• to discipline and limit someone's excesses.

Related terms:


The word "convict" (elegcho) can also mean "reprove" or "rebuke", as in Rev 3:19, "Those whom I love, I reprove..." It's not too hard to imagine the Spirit rebuking the world concerning righteousness. The "because" is that Jesus himself cannot do so when his body is no longer walking around on the earth.


The cornerstone of the Book of Romans is Romans 1:17, which quotes Habakkuk 2:4 (NASB) -

Behold, as for the proud one, His soul is not right within him; But the righteous will live by his faith.

Righteousness is only through faith. When Jesus said that "you no longer see me" in John 16:10, he was referring to trusting in him by faith. We have never seen Jesus (nor can we see him at the moment), but we trust in him. This faith results in righteousness, which is the crux of the Book of Romans. The Spirit of God convicts us that the only means of righteousness is through faith on Jesus Christ.

Thus we can also understand why the Spirit also convicts the world of sin (John 16:9). This sin not only includes our transgressions against God but also our very state of spiritual death (separation from God). This spiritual death is removed, or washed away, by faith in Jesus Christ, when the believer is "born again." Thus the Holy Spirit convicts the world of sin, "because they do not believe in me." That is, belief in Jesus removes the condemnation of sin, which is spiritual death.

Last but not least, the reference to the devil for conviction of judgment (John 16:11) is the certitude that in as much as the devil is condemned to eternal fire, so also will be the destiny of those who remain in a state of spiritual death.

The issue is not whether or not you are a good or bad sinner, but whether you have the righteousness of God through faith.


"Sin, righteousness and judgment" refer to the threefold process found throughout the Bible. It is seen typologically in a number of key ways.

Firstly, it is seen in the "three-decker" primeval world: the Garden Sanctuary (Adam), the Land (Abel/Seth), and the World (Noah).

Secondly, it is inherent in the three-decker architecture of the Tabernacle: the Most Holy contained the Laws of Moses (conviction of sin); the Holy Place contained furniture which imaged the blameless nearbringing sacrifice (blood/Table + fire/Lampstand + smoke/Incense altar = righteousness); the Court (blood and water = judgment). This construct is a miniature of the primeval world.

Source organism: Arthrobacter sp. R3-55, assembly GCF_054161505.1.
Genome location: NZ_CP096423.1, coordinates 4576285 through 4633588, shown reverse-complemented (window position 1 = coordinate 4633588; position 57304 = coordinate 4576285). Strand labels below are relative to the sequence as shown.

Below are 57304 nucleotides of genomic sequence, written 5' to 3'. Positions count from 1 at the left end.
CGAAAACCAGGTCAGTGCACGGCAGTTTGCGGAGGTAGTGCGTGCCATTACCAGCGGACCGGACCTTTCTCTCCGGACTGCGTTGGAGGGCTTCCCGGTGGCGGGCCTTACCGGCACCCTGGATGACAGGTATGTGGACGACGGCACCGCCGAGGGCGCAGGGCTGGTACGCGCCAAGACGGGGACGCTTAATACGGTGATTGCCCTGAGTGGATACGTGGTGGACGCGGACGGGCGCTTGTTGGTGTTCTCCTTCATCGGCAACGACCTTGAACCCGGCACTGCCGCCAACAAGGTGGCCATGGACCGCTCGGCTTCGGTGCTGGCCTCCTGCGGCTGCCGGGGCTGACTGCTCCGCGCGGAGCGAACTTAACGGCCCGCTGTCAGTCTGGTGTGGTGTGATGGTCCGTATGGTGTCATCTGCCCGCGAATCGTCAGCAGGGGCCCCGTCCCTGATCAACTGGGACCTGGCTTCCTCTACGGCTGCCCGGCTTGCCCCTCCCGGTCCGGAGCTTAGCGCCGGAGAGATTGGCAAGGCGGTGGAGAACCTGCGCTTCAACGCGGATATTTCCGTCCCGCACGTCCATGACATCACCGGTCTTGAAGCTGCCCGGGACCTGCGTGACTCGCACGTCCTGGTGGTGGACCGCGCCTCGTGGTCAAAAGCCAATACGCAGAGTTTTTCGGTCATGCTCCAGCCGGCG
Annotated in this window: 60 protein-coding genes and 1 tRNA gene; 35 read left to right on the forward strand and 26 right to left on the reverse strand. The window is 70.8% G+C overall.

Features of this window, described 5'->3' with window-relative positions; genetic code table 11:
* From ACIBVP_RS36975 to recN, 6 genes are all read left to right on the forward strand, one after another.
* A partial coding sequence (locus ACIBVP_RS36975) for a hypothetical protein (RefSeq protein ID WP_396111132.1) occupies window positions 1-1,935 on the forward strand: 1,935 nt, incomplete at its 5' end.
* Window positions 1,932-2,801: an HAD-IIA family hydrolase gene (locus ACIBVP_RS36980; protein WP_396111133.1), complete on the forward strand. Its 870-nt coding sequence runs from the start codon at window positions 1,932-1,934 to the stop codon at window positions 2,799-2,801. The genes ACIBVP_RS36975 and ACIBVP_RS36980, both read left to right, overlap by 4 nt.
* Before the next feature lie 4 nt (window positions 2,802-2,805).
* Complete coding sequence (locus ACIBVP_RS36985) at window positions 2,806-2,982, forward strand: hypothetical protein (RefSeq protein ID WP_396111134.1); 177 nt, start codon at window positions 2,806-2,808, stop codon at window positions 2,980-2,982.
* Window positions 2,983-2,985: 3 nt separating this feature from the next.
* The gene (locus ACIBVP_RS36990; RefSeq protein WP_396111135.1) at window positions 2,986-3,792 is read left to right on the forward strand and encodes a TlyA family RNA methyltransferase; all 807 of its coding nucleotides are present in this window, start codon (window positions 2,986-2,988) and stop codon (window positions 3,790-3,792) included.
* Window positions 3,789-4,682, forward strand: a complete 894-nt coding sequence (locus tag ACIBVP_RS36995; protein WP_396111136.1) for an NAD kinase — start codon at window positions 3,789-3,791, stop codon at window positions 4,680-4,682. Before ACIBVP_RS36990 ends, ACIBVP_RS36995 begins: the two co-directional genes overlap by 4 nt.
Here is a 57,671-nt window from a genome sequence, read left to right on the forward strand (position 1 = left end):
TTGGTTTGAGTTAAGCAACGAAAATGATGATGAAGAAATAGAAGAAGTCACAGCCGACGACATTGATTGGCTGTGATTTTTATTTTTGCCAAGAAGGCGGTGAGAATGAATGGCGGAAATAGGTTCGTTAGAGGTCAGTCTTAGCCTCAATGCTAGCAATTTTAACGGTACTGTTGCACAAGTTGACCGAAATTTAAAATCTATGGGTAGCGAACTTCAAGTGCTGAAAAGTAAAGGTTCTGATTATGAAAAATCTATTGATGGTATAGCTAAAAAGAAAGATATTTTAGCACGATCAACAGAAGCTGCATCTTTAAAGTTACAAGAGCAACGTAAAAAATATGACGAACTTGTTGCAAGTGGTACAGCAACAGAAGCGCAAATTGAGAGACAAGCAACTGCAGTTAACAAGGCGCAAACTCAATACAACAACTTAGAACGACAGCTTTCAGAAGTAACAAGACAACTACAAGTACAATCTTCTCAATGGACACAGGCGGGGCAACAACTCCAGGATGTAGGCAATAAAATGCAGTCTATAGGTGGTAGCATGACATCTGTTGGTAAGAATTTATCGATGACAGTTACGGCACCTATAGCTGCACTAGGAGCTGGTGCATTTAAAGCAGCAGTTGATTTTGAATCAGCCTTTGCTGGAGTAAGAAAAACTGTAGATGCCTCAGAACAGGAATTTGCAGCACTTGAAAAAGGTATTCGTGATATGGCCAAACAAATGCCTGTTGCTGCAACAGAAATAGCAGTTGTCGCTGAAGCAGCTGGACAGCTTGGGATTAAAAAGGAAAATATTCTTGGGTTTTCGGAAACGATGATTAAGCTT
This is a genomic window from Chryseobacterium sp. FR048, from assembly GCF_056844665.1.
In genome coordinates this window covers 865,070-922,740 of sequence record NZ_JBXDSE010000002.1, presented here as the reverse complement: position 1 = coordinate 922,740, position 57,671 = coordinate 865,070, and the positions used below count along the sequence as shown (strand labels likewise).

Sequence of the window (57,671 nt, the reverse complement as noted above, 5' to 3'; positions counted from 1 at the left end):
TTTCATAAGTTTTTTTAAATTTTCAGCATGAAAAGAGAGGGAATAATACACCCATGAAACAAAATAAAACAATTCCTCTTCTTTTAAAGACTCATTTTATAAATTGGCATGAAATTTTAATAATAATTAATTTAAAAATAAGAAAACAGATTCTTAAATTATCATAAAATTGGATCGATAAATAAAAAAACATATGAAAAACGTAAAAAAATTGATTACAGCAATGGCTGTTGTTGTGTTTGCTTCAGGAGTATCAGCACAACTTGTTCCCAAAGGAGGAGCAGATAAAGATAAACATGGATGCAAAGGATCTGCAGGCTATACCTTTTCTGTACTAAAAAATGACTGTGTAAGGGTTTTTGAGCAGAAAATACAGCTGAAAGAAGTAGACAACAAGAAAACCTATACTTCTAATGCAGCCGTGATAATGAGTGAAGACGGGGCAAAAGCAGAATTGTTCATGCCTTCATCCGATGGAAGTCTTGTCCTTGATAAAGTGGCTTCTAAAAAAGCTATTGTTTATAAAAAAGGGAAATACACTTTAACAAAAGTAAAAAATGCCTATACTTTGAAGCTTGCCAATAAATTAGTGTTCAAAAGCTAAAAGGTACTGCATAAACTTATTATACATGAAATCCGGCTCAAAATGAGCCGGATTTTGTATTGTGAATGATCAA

Thirdly, it is seen in the threefold offices of priest, king and prophet, which correspond to the three furnitures in the Holy Place. The priest makes offerings for sin against the Law, the king serves in the light of the Law, and the prophet speaks the Law.

Priest: God's face is against Adam until blameless blood is shed (Showbread).

King: God's face shines upon Adam (Lampstand).

Prophet: As a priest-king, Adam speaks as God's face (Incense Altar).

You might also notice that a priest deals only in judgment upon animal substitutes, a king judges human lawbreakers, but a prophet proclaims the end for entire nations and empires.

In the New Testament, Jesus paid for sin in the Garden, the "firstfruits" apostles proclaimed His righteousness and resurrection to the kings of the Land (leading to AD70 and the avenging of the blood of Abel), and the Church now carries their doctrine to the entire world, leading to the final judgment.

So the threefold process applies to individuals and also to nations. In individuals it is the process of hearing (faith: they do not believe in me); seeing (obedience: I go to my Father) and speaking (legal witness: the satan/prosecutor stands condemned).

Also, the process aligns typologically with Genesis 1:

Priest: Days 1-3 - FORMING (dividing light from darkness, etc.) King: Days 4-6 - FILLING (beginning with the governing lights) Prophet: Day 7 - FUTURE (entering into God's rest)

Jesus, as priest, king and prophet, is the entire creation in human form.

Finally, the causal connection between Jesus going to the Father and righteousness is that after He fulfilled the priestly office of atoning for sin, He ascended to rule as king in righteousness (Revelation 4-5 shows Him ascending as the "firstfruits lamb" and opening the New Covenant scroll - four gospel horsemen ride out into the Land). Notice that His kingdom really begins at Pentecost, where the tongues of fire correspond to the "seeing" of the lampstand. Jesus sat at the Father's right hand, as Joseph was Pharaoh's right hand man, and Daniel was Nebuchadnezzar's right hand man, with "all power."

  • 1
    There are some interesting parallels here, but the whole answer feels like you are starting at the wrong end of the stick -- or like we're being shown the tail end of a whip without getting the perspective of the handle it's attached to. While the parallels are interesting, half of them seem quite tenuous and nothing actually shows how the connections are derived.
    – Caleb
    Commented Sep 13, 2013 at 10:25